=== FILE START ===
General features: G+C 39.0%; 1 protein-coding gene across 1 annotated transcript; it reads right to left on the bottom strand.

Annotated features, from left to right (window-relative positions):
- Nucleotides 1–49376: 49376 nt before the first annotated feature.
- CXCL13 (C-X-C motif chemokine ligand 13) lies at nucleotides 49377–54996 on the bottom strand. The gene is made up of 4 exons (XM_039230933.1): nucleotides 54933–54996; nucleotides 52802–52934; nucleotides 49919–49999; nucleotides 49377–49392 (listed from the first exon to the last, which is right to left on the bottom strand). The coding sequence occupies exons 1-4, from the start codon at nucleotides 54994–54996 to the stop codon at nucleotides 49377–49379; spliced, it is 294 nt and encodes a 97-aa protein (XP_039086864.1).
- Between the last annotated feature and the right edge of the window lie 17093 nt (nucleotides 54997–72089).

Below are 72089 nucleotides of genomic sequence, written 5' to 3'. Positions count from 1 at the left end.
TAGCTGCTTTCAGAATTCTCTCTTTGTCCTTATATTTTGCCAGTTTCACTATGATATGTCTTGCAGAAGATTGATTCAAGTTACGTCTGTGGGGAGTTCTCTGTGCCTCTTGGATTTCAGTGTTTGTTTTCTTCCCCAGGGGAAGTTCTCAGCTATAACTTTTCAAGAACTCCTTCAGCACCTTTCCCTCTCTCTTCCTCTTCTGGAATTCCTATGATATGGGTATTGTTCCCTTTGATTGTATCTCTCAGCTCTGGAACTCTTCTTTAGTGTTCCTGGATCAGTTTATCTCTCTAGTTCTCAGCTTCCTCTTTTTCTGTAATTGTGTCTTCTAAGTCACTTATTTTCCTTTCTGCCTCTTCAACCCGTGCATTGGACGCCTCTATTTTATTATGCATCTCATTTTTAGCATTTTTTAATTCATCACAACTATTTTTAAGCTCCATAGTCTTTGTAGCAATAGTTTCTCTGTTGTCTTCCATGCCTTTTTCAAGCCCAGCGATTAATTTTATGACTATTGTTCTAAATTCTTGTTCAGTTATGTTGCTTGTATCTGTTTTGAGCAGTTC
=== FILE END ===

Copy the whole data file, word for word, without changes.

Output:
General features: G+C 39.0%; 1 protein-coding gene across 1 annotated transcript; it reads right to left on the bottom strand.

Annotated features, from left to right (window-relative positions):
- Nucleotides 1–49376: 49376 nt before the first annotated feature.
- CXCL13 (C-X-C motif chemokine ligand 13) lies at nucleotides 49377–54996 on the bottom strand. The gene is made up of 4 exons (XM_039230933.1): nucleotides 54933–54996; nucleotides 52802–52934; nucleotides 49919–49999; nucleotides 49377–49392 (listed from the first exon to the last, which is right to left on the bottom strand). The coding sequence occupies exons 1-4, from the start codon at nucleotides 54994–54996 to the stop codon at nucleotides 49377–49379; spliced, it is 294 nt and encodes a 97-aa protein (XP_039086864.1).
- Between the last annotated feature and the right edge of the window lie 17093 nt (nucleotides 54997–72089).

Below are 72089 nucleotides of genomic sequence, written 5' to 3'. Positions count from 1 at the left end.
TAGCTGCTTTCAGAATTCTCTCTTTGTCCTTATATTTTGCCAGTTTCACTATGATATGTCTTGCAGAAGATTGATTCAAGTTACGTCTGTGGGGAGTTCTCTGTGCCTCTTGGATTTCAGTGTTTGTTTTCTTCCCCAGGGGAAGTTCTCAGCTATAACTTTTCAAGAACTCCTTCAGCACCTTTCCCTCTCTCTTCCTCTTCTGGAATTCCTATGATATGGGTATTGTTCCCTTTGATTGTATCTCTCAGCTCTGGAACTCTTCTTTAGTGTTCCTGGATCAGTTTATCTCTCTAGTTCTCAGCTTCCTCTTTTTCTGTAATTGTGTCTTCTAAGTCACTTATTTTCCTTTCTGCCTCTTCAACCCGTGCATTGGACGCCTCTATTTTATTATGCATCTCATTTTTAGCATTTTTTAATTCATCACAACTATTTTTAAGCTCCATAGTCTTTGTAGCAATAGTTTCTCTGTTGTCTTCCATGCCTTTTTCAAGCCCAGCGATTAATTTTATGACTATTGTTCTAAATTCTTGTTCAGTTATGTTGCTTGTATCTGTTTTGAGCAGTTC